Some of the greatest composers of the day, like George Gershwin, were working with him throughout the 30s and 40s, and it was during this time that he partnered up with a tap dancer named Paul Draper. The two of them formed and act and toured internationally which helped lead to his exposure in the United Kingdom.
Now, Larry Adler was about as famous as a harmonica player could get in the United States, but in England he was essentially a God. In the UK he had a fan club with 300,000 members, and it’s believed that he single handedly was responsible for a 2,000% increase in harmonica sales. He was a star. He befriended actors such as Charlie Chaplin, and had a literal affair with Ingrid Bergman.
Oh you want to hear more about him hooking up with one of the most famous actresses of all time? Sure we can talk about it, because he never shut up about it. Nor should he have, if you sleep with Ingrid Bergman you’re allowed to tell that story until the day you die. Which Adler absolutely did. Admittedly, both of them were married at the time, so it was probably a little unwelcome to keep talking about it, but again, it’s Ingrid Bergman.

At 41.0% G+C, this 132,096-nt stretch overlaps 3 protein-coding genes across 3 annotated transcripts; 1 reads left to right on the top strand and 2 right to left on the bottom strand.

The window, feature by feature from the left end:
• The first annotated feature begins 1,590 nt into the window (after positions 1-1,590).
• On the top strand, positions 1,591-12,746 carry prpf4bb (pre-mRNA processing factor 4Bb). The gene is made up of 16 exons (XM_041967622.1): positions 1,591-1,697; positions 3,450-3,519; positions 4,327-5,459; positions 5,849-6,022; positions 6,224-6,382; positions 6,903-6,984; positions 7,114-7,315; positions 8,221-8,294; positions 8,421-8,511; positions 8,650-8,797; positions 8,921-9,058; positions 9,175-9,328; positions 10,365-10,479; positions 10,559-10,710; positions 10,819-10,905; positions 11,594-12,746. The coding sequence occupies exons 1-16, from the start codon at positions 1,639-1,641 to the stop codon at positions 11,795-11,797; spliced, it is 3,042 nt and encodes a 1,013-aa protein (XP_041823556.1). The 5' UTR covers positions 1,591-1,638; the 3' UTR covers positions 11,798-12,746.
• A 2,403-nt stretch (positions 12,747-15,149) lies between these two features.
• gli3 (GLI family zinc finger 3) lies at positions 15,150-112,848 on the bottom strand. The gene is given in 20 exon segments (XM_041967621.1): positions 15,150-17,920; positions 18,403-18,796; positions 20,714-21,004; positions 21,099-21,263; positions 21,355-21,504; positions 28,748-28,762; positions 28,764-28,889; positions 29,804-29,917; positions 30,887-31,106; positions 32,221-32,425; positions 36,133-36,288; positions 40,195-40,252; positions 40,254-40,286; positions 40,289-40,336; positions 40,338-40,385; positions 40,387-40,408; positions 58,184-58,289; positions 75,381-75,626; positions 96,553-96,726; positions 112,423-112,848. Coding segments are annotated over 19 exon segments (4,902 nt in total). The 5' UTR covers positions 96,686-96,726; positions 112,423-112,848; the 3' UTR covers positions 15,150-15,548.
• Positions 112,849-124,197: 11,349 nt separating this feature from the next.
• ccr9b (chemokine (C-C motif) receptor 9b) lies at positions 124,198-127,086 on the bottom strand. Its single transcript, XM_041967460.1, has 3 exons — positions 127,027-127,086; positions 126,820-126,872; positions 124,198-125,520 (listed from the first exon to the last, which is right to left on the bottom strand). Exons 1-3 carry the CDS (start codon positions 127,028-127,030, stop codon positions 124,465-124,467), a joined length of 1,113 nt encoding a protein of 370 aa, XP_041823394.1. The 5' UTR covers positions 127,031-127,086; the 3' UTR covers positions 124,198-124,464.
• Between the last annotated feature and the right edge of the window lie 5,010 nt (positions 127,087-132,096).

Here’s a picture to remind you why he felt the need to brag about this so much.
To give you an idea about the larger-than-life personality of Larry Adler, not only did he have an affair with one of Hollywood’s most beautiful starlets, his wife knew about it and was kind of alright with it? As he said in an interview shortly before his death, “[My wife] was tolerant of Ingrid. There were other affairs she was less tolerant of.
She liked Ingrid very much. My wife and I were in Paris and she bought a present for her.” Not surprisingly, both of Adler’s marriages ended in divorce. That didn’t stop him from his general horn dog ways—the same interview was held in a restaurant where he once wrote a review that ended with him proposing to the owner. She was married at the time, but they absolutely ended up having an affair together.
Adler saw the harmonica as an incredibly versatile instrument that was wildly unappreciated. Where most mouth organists played more low-brow and folk-based music, Adler played all sorts of music, from concertos as a soloist backed by an entire orchestra to the center of a big band performance.
If you have a hard time picturing that, his career spanned a good seven decades, so there’s definitely no shortage of footage of him doing his thing. Here’s him playing Rhapsody in Blue.